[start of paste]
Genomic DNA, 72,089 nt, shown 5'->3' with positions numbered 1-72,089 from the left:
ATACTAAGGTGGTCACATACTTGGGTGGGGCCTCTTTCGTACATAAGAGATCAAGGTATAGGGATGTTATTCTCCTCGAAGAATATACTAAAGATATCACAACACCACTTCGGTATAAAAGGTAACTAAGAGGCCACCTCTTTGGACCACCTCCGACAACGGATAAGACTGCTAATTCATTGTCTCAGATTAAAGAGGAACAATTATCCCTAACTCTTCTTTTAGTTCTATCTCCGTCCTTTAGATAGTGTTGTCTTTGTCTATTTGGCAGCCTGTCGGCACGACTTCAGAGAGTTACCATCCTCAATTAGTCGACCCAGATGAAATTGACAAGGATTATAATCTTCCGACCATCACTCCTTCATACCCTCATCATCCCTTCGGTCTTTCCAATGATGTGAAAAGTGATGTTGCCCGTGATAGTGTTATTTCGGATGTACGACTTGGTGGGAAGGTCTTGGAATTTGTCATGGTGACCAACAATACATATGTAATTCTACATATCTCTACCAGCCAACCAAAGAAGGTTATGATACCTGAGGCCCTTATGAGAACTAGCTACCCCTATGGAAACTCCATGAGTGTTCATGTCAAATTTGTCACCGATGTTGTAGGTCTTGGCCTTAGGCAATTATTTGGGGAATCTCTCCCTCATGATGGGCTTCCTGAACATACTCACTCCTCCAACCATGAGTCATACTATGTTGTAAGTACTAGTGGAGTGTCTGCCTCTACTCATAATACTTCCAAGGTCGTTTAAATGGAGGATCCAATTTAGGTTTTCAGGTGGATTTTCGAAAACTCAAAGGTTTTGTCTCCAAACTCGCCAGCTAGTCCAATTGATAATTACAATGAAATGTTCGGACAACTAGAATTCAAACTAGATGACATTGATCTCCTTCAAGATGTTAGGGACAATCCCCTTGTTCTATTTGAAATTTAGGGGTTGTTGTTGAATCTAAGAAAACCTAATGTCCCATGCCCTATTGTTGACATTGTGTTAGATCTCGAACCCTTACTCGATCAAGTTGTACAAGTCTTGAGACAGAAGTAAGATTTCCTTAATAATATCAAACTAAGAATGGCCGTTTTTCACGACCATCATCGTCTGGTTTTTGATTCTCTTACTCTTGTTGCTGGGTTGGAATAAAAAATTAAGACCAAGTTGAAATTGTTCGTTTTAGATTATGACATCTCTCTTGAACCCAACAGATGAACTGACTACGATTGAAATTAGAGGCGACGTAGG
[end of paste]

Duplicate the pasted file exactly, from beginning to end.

Genomic DNA, 72,089 nt, shown 5'->3' with positions numbered 1-72,089 from the left:
ATACTAAGGTGGTCACATACTTGGGTGGGGCCTCTTTCGTACATAAGAGATCAAGGTATAGGGATGTTATTCTCCTCGAAGAATATACTAAAGATATCACAACACCACTTCGGTATAAAAGGTAACTAAGAGGCCACCTCTTTGGACCACCTCCGACAACGGATAAGACTGCTAATTCATTGTCTCAGATTAAAGAGGAACAATTATCCCTAACTCTTCTTTTAGTTCTATCTCCGTCCTTTAGATAGTGTTGTCTTTGTCTATTTGGCAGCCTGTCGGCACGACTTCAGAGAGTTACCATCCTCAATTAGTCGACCCAGATGAAATTGACAAGGATTATAATCTTCCGACCATCACTCCTTCATACCCTCATCATCCCTTCGGTCTTTCCAATGATGTGAAAAGTGATGTTGCCCGTGATAGTGTTATTTCGGATGTACGACTTGGTGGGAAGGTCTTGGAATTTGTCATGGTGACCAACAATACATATGTAATTCTACATATCTCTACCAGCCAACCAAAGAAGGTTATGATACCTGAGGCCCTTATGAGAACTAGCTACCCCTATGGAAACTCCATGAGTGTTCATGTCAAATTTGTCACCGATGTTGTAGGTCTTGGCCTTAGGCAATTATTTGGGGAATCTCTCCCTCATGATGGGCTTCCTGAACATACTCACTCCTCCAACCATGAGTCATACTATGTTGTAAGTACTAGTGGAGTGTCTGCCTCTACTCATAATACTTCCAAGGTCGTTTAAATGGAGGATCCAATTTAGGTTTTCAGGTGGATTTTCGAAAACTCAAAGGTTTTGTCTCCAAACTCGCCAGCTAGTCCAATTGATAATTACAATGAAATGTTCGGACAACTAGAATTCAAACTAGATGACATTGATCTCCTTCAAGATGTTAGGGACAATCCCCTTGTTCTATTTGAAATTTAGGGGTTGTTGTTGAATCTAAGAAAACCTAATGTCCCATGCCCTATTGTTGACATTGTGTTAGATCTCGAACCCTTACTCGATCAAGTTGTACAAGTCTTGAGACAGAAGTAAGATTTCCTTAATAATATCAAACTAAGAATGGCCGTTTTTCACGACCATCATCGTCTGGTTTTTGATTCTCTTACTCTTGTTGCTGGGTTGGAATAAAAAATTAAGACCAAGTTGAAATTGTTCGTTTTAGATTATGACATCTCTCTTGAACCCAACAGATGAACTGACTACGATTGAAATTAGAGGCGACGTAGG